Your kid has settled on a college. Congratulations—and buckle up. Now it’s time to figure out how to pay for it.
Taking out student loans has long been the primary solution. But with student loan debt becoming a $1.7 trillion crisis, families are rethinking the pros and cons of this financing option.
Indeed, more than 60% of the class of 2019 graduated with student loan debt, with an average of $29,000 for bachelor degrees, according to the Institute for College Access & Success (TICAS), an advocacy group that promotes access to higher education. And that amount varies greatly from state to state. The TICAS “Student Debt and the Class of 2020” report found that, on the low end, students in Utah averaged $18,344 in debt, while students in Pennsylvania, Delaware and New Hampshire had an average of nearly $40,000.
So, yeah, the prospect of applying for loans to help pay for higher education can be downright daunting. Here’s what the experts recommend doing (and considering) before signing on the dotted line.
1. Fill Out the FAFSA
Step No. 1 is filling out the Free Application for Federal Student Aid (FAFSA), even if you don’t think your family will qualify for aid.
“No matter your income or whether you will ultimately need to borrow, you must fill out the FAFSA because that’s what all colleges use to decide your package,” says Nancy Goodman, executive director of College Money Matters, a nonprofit dedicated to helping families afford higher education.
And do so as soon as possible. The FAFSA for the 2023 to 2024 academic year opened in October 2022 and is due by June 30, 2024. Many families begin the college search early but often don’t think about the financial component until later.
“If you have 11th graders, now’s the time to start understanding the loan process, how much money you’re going to need and what your family finances are,” says Leslie Tayne, a financial attorney, founder/managing director of the Tayne Law Group in Melville, N.Y., and author of Life and Debt.
Tayne recommends setting aside at least one hour to complete the application, though you can save your progress and come back to it later. FastWeb has a handy online checklist of all the documents you’ll need for the FAFSA, and Millie put together a list of top tips for filling out the form.
2. Don’t Borrow More Than You Need—and Go Federal
Figure out exactly what you need to borrow money for, Tayne says. Do you just need loans to cover tuition? For room and board or rent? What’s the cost of living where the student will be attending school?
“Try to take the least amount of money possible,” Tayne says. “And stick with federal loans, versus private loans, if you can.”
Here’s why: Loan deferment, forbearance and repayment holidays (like the one that began in March 2020 during the COVID-19 pandemic) usually only apply to federal student loans, not private ones. Same goes for the loan forgiveness program recently announced by the Biden administration.
“While there is broad consensus that students should exhaust federal loan eligibility before turning to other types of loans,” the TICAS report states, “the most recent federal data show that more than half of undergraduates who take out private loans have not used the maximum available in federal student loans.”
Lauren Anastasio, a certified financial planner and director of financial advice at investing and banking platform Stash, says: “You should be able to borrow up to the full ‘cost of attendance,’ which is an all-encompassing number determined by each school. The amount may be more than what you need to cover tuition, room and board, books, etc., so feel empowered to decline extra funds you don’t need.”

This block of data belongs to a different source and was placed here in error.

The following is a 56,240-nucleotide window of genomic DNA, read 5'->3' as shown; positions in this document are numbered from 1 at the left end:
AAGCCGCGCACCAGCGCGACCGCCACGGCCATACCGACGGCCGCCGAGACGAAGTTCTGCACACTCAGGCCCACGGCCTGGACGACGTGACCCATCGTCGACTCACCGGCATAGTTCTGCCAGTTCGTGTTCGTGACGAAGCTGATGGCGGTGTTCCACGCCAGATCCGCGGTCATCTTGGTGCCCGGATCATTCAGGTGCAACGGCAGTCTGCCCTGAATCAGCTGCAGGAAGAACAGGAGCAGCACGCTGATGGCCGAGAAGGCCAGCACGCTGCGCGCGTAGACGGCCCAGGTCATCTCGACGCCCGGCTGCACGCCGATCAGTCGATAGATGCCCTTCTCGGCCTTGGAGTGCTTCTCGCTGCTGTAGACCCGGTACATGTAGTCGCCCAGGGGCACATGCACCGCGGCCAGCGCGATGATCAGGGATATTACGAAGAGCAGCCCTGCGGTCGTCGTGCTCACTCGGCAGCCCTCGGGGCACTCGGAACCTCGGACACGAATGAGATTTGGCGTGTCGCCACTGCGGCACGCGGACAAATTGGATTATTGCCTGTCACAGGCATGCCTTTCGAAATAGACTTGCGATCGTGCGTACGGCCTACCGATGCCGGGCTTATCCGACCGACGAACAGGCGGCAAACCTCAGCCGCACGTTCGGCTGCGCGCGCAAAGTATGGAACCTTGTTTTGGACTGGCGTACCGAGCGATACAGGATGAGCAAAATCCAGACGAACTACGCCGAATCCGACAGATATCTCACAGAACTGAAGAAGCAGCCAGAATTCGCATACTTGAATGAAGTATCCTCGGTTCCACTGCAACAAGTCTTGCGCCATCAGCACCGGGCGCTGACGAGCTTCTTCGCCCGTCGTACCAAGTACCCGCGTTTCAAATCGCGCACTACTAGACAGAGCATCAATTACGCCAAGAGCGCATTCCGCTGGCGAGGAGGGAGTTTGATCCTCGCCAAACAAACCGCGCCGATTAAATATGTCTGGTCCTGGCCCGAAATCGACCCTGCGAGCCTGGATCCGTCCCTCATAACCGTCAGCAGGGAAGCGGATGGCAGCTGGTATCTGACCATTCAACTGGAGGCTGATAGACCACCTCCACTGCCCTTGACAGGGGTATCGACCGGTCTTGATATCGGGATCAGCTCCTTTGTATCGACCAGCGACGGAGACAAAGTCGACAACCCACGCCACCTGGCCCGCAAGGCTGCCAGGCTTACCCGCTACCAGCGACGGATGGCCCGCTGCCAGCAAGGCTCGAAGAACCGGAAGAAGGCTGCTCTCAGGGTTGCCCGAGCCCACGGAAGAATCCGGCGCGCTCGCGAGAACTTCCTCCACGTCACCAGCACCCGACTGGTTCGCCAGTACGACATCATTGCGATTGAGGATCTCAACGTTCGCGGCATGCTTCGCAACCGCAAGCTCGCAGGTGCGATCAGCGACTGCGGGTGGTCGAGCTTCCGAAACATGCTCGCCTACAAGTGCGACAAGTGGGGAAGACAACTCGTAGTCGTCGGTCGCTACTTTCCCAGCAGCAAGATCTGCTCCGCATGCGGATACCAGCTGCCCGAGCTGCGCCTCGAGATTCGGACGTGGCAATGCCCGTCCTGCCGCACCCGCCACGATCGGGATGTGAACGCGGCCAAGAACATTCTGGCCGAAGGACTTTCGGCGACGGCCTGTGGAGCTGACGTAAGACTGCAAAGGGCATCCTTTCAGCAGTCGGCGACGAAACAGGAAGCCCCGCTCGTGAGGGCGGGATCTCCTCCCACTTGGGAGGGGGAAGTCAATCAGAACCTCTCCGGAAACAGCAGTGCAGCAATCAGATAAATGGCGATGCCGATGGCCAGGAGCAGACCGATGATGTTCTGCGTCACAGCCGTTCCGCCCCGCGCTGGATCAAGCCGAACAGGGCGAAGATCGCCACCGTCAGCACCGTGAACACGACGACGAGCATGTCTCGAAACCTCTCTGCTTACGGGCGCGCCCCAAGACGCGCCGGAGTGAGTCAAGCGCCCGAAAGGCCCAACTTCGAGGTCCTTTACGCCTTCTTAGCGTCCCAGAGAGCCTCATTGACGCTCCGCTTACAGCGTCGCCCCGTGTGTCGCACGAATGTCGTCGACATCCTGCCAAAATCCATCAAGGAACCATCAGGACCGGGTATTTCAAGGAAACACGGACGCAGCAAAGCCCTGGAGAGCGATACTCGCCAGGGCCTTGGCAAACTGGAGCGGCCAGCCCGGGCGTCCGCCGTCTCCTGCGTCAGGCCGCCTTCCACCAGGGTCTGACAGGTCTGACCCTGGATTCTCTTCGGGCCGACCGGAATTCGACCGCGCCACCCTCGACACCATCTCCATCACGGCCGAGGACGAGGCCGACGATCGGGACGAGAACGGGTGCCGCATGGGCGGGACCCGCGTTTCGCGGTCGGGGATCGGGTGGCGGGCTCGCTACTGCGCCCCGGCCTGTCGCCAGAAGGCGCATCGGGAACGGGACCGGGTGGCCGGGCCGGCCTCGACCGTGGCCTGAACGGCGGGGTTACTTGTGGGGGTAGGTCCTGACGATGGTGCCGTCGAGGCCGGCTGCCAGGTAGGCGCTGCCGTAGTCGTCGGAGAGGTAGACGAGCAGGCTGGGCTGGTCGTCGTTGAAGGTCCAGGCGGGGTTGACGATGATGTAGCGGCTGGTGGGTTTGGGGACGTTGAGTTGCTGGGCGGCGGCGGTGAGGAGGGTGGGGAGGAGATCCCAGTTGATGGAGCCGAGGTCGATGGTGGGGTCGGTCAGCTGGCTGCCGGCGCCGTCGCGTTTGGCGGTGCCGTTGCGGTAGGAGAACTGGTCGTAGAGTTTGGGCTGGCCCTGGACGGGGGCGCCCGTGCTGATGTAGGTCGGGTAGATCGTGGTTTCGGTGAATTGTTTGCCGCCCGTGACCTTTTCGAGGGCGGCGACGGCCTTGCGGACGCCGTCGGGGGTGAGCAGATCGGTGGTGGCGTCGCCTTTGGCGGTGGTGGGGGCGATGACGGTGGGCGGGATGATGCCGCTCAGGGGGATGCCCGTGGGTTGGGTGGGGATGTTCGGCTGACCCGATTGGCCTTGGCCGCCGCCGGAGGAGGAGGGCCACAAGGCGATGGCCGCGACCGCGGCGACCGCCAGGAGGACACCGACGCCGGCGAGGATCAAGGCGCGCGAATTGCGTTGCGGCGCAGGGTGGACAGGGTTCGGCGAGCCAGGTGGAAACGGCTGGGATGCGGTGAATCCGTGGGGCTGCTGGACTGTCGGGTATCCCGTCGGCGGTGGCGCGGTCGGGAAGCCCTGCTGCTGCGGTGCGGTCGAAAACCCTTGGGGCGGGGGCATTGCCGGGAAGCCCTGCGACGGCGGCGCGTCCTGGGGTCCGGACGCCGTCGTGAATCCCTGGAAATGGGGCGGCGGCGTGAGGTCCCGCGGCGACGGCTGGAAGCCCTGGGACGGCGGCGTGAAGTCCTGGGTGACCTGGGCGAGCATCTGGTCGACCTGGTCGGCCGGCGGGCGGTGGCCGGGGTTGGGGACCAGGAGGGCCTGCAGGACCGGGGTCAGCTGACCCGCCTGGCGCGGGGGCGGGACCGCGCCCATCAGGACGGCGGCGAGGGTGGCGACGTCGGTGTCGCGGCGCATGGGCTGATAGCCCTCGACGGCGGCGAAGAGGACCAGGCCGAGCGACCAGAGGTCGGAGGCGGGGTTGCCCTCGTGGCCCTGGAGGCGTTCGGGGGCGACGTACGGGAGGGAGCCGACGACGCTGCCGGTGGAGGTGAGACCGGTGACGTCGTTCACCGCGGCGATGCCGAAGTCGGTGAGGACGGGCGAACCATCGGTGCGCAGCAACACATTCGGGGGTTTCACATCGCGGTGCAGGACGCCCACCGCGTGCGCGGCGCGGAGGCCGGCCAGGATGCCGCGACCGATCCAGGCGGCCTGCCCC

You might also consider opting for an income share agreement (ISA) instead of taking out student loans. Find out how these plans work here.
3. Apply to a Variety of Schools to Get the Most Bang for Your Buck
Students (and parents) should keep an open mind when it comes to applying to schools.
“One mistake many people make is not applying to a variety of schools and not including a state college or lower-priced school in the mix,” Goodman says. “The problem is that you don’t know what your financial aid package will be until March or April, and it will be different for every college. If you limit your applications, you will limit your financial options.”
Students may have their hearts set on a particular school based on its prestige, location or aesthetics, but it’s likely not the only place they can get a quality education.
“Just like you can save money on other big-ticket purchases by shopping around, you should shop around when it comes to purchasing an education,” Anastasio says.
And don’t forget to look at a prospective school’s rate of graduating students in four years, Goodman says. More time in school means more loans—and future debt.
“A corollary to this is to make sure the school is at the right level for the student and that supports are in place so they don’t drop out,” Goodman adds. “Debt with no degree is the worst possible outcome.”
4. Consider the ROI
Like with any big investment, students and their families should try to calculate the return on investment (ROI) on student loans to discern how easy (or difficult) it will be to eventually pay those loans back—with interest.
“You’ll want to focus on two things in order to determine this: the price you’re paying for the education and the earning potential you’ll have once you’ve completed it,” Anastasio says. “What is the average starting salary for a new graduate with the degree you’re interested in pursuing? Based on that reality, what will it feel like in a few years to be paying back the amount of money you would need to borrow?”
Stephanie Anderson Witmer is a freelance journalist and content writer whose work has appeared in numerous publications, including Prevention, Women’s Health, USA Today, Parade, Yoga Journal and more.
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